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Atlanta Life Insurance Company
by Alexa Benson Henderson
pages, 6-1/4" x 9-1/4"
From the dustjacket flaps:
In Atlanta, shortly after the turn of the century, Alonzo Franklin Herndon, a former slave, joined a long line of promoters of black enterprise by creating the Atlanta Life Insurance Company. More than three-quarters of a century later, it is an important enterprise that is the nation's largest black-controlled shareholder insurance company. With more than $108.7 million in assets, the firm is today a significant example of the valiant efforts of black Americans to achieve economic dignity in America.
The Atlanta Life story tells a great deal about the past achievements of black insurance firms. In its study one observes broadly the historical strengths and weaknesses and sees clearly the important correlations between periods of boom and depression on the levels of growth experienced by these enterprises. The book also reflects the impact of racism and socioeconomic exclusion on the survival of black firms.
From its beginning in 1905, Atlanta Life Insurance Company surmounted many obstacles, both economic and racial, to provide an important economic service to black Americans. In addition to easing the financial burdens associated with illnesses and deaths, the company also provided employment opportunities in areas where the company operated. In spurts of expansion fever, the company grew until its territory of operations included twelve states in the South and Midwest. With diligent leadership possessing firm faith in the possibilities of black business enterprise, Atlanta Life demonstrated the potent show predicted by curly black leaders such as Booker T. Washington and John Hope.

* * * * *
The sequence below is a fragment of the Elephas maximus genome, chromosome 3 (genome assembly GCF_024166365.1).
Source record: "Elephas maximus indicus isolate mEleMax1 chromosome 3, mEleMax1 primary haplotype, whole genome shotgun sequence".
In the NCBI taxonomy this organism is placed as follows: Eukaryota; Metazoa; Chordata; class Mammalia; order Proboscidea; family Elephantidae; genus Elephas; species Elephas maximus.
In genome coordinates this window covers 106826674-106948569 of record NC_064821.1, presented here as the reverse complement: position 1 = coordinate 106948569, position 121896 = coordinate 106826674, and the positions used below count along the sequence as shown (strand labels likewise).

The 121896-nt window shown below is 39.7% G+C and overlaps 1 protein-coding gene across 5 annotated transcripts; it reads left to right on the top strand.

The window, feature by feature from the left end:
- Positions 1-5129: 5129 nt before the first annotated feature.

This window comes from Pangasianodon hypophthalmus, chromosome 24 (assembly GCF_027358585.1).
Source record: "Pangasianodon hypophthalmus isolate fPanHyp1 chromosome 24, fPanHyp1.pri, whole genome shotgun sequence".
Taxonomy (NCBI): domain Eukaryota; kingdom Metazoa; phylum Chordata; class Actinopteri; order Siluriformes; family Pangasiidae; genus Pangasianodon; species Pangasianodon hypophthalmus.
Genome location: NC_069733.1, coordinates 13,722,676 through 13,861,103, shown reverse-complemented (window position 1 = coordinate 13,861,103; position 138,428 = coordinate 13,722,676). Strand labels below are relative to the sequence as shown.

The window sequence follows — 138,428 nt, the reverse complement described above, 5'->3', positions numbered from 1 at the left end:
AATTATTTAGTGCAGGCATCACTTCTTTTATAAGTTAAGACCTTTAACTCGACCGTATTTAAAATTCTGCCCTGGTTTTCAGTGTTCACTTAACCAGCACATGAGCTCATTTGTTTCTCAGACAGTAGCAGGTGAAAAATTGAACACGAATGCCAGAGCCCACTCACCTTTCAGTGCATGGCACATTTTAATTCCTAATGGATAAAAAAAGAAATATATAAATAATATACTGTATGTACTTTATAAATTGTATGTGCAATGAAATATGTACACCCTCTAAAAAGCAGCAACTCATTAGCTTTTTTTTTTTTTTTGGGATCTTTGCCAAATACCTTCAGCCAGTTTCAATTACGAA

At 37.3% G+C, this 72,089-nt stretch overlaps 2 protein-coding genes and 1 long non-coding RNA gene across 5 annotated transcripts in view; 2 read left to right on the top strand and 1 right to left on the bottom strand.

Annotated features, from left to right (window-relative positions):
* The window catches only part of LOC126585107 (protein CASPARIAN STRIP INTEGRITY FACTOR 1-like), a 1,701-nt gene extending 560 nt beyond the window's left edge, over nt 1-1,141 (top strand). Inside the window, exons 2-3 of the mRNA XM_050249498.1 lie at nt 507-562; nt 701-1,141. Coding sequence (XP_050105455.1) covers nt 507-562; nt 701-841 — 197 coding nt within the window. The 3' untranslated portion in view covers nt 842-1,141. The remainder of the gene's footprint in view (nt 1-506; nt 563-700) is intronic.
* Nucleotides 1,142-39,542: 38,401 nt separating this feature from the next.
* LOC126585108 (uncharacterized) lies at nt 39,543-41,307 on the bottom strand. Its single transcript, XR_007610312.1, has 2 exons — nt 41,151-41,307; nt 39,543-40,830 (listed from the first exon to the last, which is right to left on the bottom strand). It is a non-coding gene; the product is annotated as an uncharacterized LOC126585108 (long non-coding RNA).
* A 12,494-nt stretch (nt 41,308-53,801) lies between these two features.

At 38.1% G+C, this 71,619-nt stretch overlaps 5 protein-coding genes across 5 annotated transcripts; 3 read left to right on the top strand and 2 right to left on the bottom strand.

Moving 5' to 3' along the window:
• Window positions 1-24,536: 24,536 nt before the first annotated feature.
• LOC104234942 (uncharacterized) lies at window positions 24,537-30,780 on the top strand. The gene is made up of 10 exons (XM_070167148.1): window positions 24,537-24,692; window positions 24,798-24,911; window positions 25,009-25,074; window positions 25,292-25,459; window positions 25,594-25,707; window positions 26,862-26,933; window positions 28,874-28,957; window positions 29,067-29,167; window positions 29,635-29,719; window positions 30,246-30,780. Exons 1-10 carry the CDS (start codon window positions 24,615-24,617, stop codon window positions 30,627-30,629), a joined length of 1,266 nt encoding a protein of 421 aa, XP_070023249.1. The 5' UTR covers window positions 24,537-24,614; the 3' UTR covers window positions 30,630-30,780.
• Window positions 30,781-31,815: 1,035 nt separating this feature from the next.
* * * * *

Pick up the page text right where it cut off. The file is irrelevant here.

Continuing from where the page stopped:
In this book, Henderson focuses on the historic roots of Atlanta Life, its economic growth and development as a black-owned institution, and its social and economic involvement with the problems and progress of black America. Depicting circumstances that varied from race riots and hostility to investigations by state regulatory boards to depression to efforts at acquiring special Congressional legislation protecting stock ownership, Henderson relates the important details of the Atlanta Life story and its identity with the society it served.
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